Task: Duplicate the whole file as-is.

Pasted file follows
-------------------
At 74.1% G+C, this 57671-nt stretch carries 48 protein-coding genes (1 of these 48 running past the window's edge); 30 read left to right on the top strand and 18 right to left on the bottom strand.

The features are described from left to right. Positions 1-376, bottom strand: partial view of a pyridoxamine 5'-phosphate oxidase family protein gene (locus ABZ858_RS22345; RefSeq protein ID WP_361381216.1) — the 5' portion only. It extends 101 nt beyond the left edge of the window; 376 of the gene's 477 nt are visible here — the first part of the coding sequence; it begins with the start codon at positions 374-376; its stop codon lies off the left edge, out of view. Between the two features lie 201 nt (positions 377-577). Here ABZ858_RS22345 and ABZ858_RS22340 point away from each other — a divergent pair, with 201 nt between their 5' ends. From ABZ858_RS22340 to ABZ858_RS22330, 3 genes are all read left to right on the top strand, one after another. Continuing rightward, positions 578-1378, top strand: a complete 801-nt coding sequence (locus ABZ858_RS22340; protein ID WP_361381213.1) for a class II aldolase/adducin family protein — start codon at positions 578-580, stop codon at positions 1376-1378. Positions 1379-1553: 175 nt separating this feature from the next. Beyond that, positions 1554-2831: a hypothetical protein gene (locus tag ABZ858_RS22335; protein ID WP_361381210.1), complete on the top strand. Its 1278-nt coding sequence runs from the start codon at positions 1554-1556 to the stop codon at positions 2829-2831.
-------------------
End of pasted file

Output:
At 74.1% G+C, this 57671-nt stretch carries 48 protein-coding genes (1 of these 48 running past the window's edge); 30 read left to right on the top strand and 18 right to left on the bottom strand.

The features are described from left to right. Positions 1-376, bottom strand: partial view of a pyridoxamine 5'-phosphate oxidase family protein gene (locus ABZ858_RS22345; RefSeq protein ID WP_361381216.1) — the 5' portion only. It extends 101 nt beyond the left edge of the window; 376 of the gene's 477 nt are visible here — the first part of the coding sequence; it begins with the start codon at positions 374-376; its stop codon lies off the left edge, out of view. Between the two features lie 201 nt (positions 377-577). Here ABZ858_RS22345 and ABZ858_RS22340 point away from each other — a divergent pair, with 201 nt between their 5' ends. From ABZ858_RS22340 to ABZ858_RS22330, 3 genes are all read left to right on the top strand, one after another. Continuing rightward, positions 578-1378, top strand: a complete 801-nt coding sequence (locus ABZ858_RS22340; protein ID WP_361381213.1) for a class II aldolase/adducin family protein — start codon at positions 578-580, stop codon at positions 1376-1378. Positions 1379-1553: 175 nt separating this feature from the next. Beyond that, positions 1554-2831: a hypothetical protein gene (locus tag ABZ858_RS22335; protein ID WP_361381210.1), complete on the top strand. Its 1278-nt coding sequence runs from the start codon at positions 1554-1556 to the stop codon at positions 2829-2831.